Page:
Eating This Common Type of Food Is Linked to Higher Dementia Risk

If you love to eat cookies, chips and ice cream, an expanding waistline might be the least of your dreams.

Eating such ultra-processed foods is associated with a higher risk of being diagnosed with dementia, according to a study recently published in Neurology, the medical journal of the American Academy of Neurology.

On the other hand, replacing such foods with unprocessed or minimally processed foods might reduce your dementia risk.

One caveat, however: The observational study shows an association between a diet high in ultra-processed foods and a greater risk of dementia, but it does not prove that eating ultra-processed foods causes people to decline cognitively. (Observational studies, scientific experiments in which researchers can control key variables, cannot prove cause and effect.)

Foods that are ultra-processed usually have a lot of added sugar, fat and salt. They also tend to have lower levels of protein and fibre.

Examples of such foods are:

  • Soft drinks
  • Salty and sugary snacks
  • Sausage
  • Deep-fried chicken
  • Yogurt
  • Canned baked beans and tomatoes
  • Ketchup
  • Mayonnaise
  • Packaged guacamole and hummus
  • Packaged breads
  • Flavored cereals
  • Pizza
  • Fish sticks

In a press release, lead author Huiping Li of the Tianjin Medical University in China acknowledges that such foods are tasty. But he says consuming them can lead to negative health outcomes:

These foods may also contain food additives or molecules from packaging or produced during heating, all of which have been shown in other studies to have negative effects on thinking and memory skills. Our research not only found that ultra-processed foods are associated with an increased risk of dementia, it found replacing them with healthy options may decrease dementia risk.”

In reaching their conclusions, researchers analyzed data from more than 72,000 people included in the UK Biobank database who were followed for an average of 10 years.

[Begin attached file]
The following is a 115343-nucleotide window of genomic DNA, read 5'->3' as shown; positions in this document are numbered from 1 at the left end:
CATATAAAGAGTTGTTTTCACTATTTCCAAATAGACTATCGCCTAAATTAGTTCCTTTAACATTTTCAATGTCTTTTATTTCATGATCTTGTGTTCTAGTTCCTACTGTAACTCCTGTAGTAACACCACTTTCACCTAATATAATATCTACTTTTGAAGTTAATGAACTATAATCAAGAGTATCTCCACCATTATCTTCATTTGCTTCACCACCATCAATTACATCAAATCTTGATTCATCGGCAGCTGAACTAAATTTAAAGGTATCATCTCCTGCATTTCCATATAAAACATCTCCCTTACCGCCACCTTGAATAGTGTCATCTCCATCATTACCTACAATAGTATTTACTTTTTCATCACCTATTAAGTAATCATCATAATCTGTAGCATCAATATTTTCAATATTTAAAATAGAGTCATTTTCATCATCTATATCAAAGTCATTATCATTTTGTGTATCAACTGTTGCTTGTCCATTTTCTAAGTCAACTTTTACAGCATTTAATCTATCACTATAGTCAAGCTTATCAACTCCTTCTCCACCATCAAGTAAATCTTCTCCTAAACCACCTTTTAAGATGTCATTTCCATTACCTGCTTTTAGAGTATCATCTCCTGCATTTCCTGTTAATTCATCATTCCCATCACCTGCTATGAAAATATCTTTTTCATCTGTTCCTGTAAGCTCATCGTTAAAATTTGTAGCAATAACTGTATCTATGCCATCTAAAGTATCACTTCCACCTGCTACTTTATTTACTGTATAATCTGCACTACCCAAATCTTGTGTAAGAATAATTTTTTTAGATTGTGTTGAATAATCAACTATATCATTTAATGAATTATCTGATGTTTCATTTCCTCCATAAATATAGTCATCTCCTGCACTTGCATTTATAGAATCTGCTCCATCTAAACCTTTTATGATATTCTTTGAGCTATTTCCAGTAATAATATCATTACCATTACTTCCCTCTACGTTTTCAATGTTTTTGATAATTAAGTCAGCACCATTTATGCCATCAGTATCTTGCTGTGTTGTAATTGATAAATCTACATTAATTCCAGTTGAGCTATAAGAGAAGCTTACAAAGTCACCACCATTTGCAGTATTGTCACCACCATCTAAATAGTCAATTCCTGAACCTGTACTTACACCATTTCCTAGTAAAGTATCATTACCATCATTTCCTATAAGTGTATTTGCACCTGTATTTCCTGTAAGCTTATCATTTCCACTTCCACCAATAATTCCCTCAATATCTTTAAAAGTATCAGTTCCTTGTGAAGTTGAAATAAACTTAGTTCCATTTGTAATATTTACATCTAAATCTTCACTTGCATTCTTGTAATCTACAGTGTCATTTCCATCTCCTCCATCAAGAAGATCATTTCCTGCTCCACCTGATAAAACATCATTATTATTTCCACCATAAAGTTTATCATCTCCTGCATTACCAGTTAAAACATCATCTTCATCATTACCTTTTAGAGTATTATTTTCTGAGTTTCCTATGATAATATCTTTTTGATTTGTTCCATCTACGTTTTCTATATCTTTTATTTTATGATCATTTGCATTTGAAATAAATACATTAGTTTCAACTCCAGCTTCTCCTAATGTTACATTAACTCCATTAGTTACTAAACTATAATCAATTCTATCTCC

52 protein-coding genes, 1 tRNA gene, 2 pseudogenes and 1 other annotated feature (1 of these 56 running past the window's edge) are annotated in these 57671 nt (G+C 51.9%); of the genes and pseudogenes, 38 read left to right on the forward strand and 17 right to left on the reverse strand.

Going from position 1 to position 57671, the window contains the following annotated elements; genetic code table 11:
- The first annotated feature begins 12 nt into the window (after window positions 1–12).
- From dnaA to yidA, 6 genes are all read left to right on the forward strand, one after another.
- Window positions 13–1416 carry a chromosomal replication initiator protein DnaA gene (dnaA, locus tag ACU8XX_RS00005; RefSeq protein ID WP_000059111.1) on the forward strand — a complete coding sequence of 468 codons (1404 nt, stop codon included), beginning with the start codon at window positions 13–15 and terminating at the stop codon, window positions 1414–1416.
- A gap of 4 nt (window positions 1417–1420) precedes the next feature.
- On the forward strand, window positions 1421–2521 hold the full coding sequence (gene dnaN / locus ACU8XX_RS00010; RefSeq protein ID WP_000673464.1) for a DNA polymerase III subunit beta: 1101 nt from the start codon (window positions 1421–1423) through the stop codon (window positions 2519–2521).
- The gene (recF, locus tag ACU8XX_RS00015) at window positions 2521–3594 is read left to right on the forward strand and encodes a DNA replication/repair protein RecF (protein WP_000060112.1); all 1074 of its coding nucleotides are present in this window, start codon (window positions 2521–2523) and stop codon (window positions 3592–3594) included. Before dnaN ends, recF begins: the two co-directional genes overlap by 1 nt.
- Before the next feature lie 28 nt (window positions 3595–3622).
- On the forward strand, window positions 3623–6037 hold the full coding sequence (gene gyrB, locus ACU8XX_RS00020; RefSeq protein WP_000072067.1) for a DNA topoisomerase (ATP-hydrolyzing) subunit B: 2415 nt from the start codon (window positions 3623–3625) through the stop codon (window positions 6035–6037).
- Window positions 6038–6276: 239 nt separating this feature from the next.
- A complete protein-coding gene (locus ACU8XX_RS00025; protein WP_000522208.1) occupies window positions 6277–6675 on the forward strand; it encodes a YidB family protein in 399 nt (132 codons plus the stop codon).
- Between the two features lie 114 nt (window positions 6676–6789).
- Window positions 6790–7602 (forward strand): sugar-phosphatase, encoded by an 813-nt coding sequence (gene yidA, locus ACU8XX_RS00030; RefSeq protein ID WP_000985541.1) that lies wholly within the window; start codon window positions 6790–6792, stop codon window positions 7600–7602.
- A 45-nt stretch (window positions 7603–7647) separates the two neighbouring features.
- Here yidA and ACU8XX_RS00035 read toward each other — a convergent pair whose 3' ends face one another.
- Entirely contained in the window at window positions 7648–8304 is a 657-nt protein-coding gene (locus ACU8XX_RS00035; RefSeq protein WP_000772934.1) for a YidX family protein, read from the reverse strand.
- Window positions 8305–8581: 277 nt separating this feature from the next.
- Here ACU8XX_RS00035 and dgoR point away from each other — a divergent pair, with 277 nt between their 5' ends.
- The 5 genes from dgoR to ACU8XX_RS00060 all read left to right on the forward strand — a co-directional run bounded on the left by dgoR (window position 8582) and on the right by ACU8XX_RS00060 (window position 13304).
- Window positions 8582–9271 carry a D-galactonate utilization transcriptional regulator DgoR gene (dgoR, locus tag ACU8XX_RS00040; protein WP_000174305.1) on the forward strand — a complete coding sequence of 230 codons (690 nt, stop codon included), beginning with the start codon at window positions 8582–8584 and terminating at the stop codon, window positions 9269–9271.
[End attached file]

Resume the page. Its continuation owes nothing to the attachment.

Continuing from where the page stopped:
All participants — who filled out questionnaires about what they ate and drank — were at least 55 years old and had no dementia at the beginning of the study.

The participants were divided into four groups based on the amount of ultra-processed foods they consumed. By the time the study closed a decade later, 518 people were diagnosed with dementia:

  • In a group that included those who ate the least ultra-processed foods, 105 of the 18,021 people developed dementia.
  • In a group that included those who ate the most ultra-processed foods, 150 of the 18,021 people developed dementia.

The researchers concluded that every 10% increase in daily intake of ultra-processed foods was associated with a 25% increase in the risk of dementia.

By contrast, reducing ultra-processed foods by 10% and replacing them with unprocessed or minimally processed foods — such as fresh fruit, vegetables, legumes, milk and meat — was associated with a 19% decrease in the risk of dementia.

Li concludes: “It’s encouraging to know that small and manageable changes in diet may make a difference in a person’s risk of dementia.”

For more news about preventing dementia, check out “3 Antioxidants Linked to Lower Dementia Risk.”

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